Once the ban becomes law, the punishment for owning one of the banned weapons could reportedly amount to a fine of about 2,700 US dollars or up to three years in prison If these changes seem to be happening exceptionally fast… it’s because they are That’s thanks in large part to the country’s unicameral parliament, which lends itself to this type of legislating

For a bill to pass, only a simple majority is needed Prime Minister Ardern also announced a buyback program for the soon-to-be-banned weapons currently in circulation And while some gun owners pushed back against the government’s push for legislative change, others got ahead of it [HART]: I've been a firearms owner for about 20 years, and for at least 10 of those, I've owned a semi-automatic rifle For me the utility or convenience of a semi-automatic rifle weighed up against the possibility of another tragedy like we've witnessed in New Zealand – Is really not a difficult comparison at all

It's really not worth the risk to my mind [HOST]: According to police, a few dozen people like Hart have voluntarily surrendered their guns, even before the buyback program has started It’s important to consider the context in which this is happening While New Zealand’s gun culture doesn’t quite rival the US

’s, (firearm ownership is considered a privilege, not a right) it's a big part of many people’s lives That’s especially true in rural and farming communities, where hunters rely on firearms to eradicate pests like possums But some of these farmers, including the country’s main farming lobby, are supportive of at least some type of gun reform [SALVESEN]: Been a few things said these last few days, that guns themselves aren't necessarily dangerous, it's the people that use them, so more careful vetting might be a good idea, too [HOST]: New Zealand has an influential gun lobby that has actively pushed back against legislation aiming to tighten gun restrictions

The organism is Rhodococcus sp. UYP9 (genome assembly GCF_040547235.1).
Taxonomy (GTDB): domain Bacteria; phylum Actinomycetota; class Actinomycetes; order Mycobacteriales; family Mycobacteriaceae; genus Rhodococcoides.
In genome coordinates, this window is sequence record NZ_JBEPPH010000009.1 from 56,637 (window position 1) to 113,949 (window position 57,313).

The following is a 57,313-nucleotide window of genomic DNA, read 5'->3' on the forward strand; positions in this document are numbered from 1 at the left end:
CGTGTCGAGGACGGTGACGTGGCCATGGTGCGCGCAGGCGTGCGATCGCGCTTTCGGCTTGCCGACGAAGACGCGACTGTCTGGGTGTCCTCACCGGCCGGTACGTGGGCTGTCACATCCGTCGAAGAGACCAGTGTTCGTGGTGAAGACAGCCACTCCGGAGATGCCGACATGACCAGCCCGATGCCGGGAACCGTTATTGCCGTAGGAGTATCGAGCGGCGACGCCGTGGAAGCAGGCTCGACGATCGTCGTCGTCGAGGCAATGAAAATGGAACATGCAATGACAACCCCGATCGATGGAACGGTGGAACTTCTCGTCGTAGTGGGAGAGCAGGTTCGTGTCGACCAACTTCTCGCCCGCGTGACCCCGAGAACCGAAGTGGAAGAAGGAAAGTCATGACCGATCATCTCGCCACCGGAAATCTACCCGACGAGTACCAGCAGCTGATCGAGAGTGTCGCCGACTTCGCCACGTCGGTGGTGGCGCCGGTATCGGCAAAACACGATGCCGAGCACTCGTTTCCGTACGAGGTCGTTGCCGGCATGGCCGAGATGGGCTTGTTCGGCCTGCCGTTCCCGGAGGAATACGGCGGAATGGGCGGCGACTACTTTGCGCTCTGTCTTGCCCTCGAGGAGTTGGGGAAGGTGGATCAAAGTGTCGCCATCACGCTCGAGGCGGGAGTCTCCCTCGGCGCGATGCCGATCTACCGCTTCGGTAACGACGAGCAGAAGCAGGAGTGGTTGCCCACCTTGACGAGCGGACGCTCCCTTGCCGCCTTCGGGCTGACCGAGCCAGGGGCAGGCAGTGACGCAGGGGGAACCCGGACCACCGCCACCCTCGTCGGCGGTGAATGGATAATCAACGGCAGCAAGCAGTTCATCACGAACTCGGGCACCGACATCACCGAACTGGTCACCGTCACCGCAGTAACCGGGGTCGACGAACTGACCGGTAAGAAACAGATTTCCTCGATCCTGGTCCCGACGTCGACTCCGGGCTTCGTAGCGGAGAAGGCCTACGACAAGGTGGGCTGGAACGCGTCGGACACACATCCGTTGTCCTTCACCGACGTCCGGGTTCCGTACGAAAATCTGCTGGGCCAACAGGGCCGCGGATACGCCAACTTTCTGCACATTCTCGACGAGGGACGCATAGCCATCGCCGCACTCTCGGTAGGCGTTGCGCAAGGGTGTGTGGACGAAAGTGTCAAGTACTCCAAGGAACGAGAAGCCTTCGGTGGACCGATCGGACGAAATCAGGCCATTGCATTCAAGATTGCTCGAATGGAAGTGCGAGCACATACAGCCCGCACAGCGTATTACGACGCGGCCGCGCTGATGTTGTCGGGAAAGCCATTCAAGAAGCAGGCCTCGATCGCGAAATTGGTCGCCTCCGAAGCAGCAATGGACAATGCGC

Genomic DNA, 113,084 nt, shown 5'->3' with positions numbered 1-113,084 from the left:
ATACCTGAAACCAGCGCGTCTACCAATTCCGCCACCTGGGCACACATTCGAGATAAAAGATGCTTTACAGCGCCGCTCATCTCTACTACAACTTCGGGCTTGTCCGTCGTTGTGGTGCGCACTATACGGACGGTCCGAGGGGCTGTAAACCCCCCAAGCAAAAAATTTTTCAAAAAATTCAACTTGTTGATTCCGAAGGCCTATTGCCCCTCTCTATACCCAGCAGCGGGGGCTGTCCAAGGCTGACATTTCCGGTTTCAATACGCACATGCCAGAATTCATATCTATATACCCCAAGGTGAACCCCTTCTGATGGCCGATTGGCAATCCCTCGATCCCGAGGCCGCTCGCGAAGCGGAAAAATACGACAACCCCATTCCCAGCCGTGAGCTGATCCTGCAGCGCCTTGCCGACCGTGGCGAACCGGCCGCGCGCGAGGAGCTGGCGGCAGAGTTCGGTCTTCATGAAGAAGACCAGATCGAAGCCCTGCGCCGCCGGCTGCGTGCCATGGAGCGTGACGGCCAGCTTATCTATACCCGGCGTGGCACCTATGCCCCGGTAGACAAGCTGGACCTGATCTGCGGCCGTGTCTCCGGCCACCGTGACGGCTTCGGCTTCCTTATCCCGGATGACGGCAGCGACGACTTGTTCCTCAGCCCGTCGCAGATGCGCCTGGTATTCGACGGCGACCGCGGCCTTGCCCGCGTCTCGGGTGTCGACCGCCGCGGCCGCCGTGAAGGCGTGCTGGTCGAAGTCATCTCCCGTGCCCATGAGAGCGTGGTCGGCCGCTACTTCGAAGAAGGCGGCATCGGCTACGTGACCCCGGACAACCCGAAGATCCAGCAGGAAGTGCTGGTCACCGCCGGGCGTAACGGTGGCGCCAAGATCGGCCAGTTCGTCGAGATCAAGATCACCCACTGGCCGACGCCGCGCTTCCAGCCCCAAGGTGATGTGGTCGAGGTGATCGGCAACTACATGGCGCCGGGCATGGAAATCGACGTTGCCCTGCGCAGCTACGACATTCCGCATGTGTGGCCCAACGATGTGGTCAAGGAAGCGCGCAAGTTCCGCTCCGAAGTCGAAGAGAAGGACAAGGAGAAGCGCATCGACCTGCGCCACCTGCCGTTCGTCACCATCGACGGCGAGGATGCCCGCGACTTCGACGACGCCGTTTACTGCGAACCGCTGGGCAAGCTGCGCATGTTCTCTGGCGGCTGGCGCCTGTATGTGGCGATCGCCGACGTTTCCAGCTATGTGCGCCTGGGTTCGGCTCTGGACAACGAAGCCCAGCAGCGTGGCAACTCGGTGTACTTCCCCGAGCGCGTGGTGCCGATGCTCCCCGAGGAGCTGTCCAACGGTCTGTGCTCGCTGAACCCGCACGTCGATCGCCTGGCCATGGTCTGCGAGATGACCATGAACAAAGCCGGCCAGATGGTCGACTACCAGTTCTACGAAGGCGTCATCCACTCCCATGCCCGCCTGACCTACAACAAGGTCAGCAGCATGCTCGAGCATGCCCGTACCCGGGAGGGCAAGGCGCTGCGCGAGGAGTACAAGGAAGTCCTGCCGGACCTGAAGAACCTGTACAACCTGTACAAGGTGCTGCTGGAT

Which is largely why the country’s gun laws haven’t been substantially revised in decades In fact, the last time there was real reform was in 1992, when the country found itself in a very similar situation to today Two years earlier, a mass shooting in the township of Aramoana left 13 people dead Subsequent reforms included requiring firearms licenses to be renewed every ten years and tightening up restrictions on mail order guns [ARDEN]: And still none of the changes that have been made in the past dealt with one of the most glaring issues we have that sets New Zealand apart from many other nations

The availability of military style semi-automatic weapons [HOST]: Christchurch was the country's deadliest mass shooting since Aramoana, and the first one in more than 20 years In fact, since 2007, annual gun homicides in the country have almost always remained in the single digits For a country with such little gun violence, the Christchurch terror attack changed everything But it remains to be seen just how far those changes will go